My Cause for Alarm is Another's Riches

originally published on

Today I checked our bank account and saw that we have a whopping $150 to last us until our next paycheck. It was startling because it’s the first time our finances have been that low since we’ve been married. We’re in no danger, we get paid in a few days and our bills are paid up… but it was startling.

I think it’s a healthy thing to know for a little bit what living on a tight budget is like again. It wasn’t really that long ago when I was college… $150 would have been like a gold mine that could stretch out across a whole semester. It’s amazing how quickly our perspectives on money can change.

$150 seems so limiting right now – it means we can’t go out and have a nice meal. It means that I can’t buy a new video game. It means that one of our cars isn’t going to get used for a few days (it needs a new battery). Even though it feels so limiting, we have so much stuff. We have a roof over our heads, groceries to cook, and DVDs to watch.

It alarms me that $150 can be so startling to me. We’ve had people in our church who struggle for rent and groceries every week. In the past I’ve spent $150 on a whim for gifts, for toys, for something selfish.

It seems strange what seeing $150 in your bank account can make you think. When I first saw, I thought “oi – we’re poor.” But we’re not poor. We don’t have a right to claim being poor at all. We have no idea what it really means to be poor.

I almost struggle with knowing what poor means. If we only had $150 and no paycheck coming next month… then maybe I’d have a sense of being poor. I have hope, though, because I know that money is coming. I don’t know what it feels like to not know when the next time we’ll have money is. College was only a few years ago… and yet have we been so “successful” that we’ve forgotten what it’s like to be struggling for money, having friends pay for dinner and being content with just what we already have?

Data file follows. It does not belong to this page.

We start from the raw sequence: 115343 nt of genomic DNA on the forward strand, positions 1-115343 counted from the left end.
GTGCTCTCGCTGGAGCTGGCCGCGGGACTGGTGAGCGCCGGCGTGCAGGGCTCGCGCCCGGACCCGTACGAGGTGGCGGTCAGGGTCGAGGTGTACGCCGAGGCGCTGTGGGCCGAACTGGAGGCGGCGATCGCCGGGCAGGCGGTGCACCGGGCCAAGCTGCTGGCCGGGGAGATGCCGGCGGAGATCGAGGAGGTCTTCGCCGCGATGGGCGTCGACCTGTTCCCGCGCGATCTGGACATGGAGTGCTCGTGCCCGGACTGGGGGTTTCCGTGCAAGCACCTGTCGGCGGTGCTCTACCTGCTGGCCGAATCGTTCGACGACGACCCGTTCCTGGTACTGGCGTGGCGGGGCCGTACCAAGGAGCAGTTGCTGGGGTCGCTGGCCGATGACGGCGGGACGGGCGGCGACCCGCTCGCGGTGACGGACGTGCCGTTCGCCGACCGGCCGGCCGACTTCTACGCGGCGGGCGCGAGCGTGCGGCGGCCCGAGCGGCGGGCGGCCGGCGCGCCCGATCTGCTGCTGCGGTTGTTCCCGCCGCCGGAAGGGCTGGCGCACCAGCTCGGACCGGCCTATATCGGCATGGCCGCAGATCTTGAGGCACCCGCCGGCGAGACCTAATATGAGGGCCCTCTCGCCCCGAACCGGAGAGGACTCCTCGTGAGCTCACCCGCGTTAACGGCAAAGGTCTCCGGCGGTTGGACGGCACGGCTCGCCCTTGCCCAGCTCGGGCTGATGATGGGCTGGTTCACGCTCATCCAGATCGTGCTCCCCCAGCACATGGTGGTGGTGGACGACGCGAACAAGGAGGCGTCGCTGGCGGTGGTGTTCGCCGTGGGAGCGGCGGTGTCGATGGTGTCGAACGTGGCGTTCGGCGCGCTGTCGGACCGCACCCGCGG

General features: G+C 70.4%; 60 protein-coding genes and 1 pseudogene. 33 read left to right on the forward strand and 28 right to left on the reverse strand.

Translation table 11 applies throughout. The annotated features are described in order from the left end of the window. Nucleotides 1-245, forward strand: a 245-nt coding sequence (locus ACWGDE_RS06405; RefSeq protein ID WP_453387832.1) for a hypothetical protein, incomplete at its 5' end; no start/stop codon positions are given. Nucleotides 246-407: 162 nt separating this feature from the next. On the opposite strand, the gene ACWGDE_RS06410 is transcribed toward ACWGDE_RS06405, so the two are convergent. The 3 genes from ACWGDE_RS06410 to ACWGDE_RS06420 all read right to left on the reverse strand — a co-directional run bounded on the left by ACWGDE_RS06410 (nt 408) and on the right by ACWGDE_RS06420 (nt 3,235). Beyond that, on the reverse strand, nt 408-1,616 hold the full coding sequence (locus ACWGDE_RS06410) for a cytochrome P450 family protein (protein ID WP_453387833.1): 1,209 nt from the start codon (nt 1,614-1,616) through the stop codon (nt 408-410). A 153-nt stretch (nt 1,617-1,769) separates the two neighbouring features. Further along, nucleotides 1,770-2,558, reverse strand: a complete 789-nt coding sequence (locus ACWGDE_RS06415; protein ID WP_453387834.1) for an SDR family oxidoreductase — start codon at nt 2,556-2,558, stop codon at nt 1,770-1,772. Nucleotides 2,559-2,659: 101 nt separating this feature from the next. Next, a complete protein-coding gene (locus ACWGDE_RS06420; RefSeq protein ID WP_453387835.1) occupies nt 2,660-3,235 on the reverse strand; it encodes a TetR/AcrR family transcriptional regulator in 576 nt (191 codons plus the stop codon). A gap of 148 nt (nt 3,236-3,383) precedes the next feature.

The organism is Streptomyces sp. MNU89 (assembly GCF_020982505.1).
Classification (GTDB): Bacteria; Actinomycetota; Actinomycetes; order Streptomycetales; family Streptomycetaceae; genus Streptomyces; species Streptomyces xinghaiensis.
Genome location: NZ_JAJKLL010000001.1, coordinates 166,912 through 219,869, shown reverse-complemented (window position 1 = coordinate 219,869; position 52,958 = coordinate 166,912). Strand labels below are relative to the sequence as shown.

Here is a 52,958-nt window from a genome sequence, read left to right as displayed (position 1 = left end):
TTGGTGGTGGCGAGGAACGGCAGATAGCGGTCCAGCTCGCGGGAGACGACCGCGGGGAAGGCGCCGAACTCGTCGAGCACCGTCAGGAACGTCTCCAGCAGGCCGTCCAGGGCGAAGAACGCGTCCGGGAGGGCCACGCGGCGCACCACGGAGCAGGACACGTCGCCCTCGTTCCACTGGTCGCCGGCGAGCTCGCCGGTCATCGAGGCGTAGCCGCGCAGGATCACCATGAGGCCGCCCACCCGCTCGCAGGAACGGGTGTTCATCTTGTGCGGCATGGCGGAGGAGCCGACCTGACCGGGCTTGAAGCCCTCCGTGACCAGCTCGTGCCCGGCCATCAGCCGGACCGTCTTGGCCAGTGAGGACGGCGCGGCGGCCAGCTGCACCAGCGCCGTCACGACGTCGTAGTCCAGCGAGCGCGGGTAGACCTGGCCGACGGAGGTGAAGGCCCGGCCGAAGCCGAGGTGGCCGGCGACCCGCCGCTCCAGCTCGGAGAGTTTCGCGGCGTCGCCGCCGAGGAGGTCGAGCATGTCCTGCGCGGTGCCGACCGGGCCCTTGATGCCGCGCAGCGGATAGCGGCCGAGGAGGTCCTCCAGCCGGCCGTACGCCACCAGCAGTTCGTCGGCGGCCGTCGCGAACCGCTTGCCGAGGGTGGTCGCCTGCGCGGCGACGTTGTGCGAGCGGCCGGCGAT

I’ll be honest – I don’t want to be poor. I don’t want to not know when the next paycheck comes. I do, however, want to hold on to that moment when I saw $150 in my bank account. I want to remember how startled I was and concerned I was at that moment. And then – to know that what I think is a cause for alarm is riches to other people.

So how do I hold on to that memory? How do I begin to relate to someone who is homeless? How do I gauge what wealth is to me against what wealth is to a friend? How can I complain when I think I have little, but truly have too much?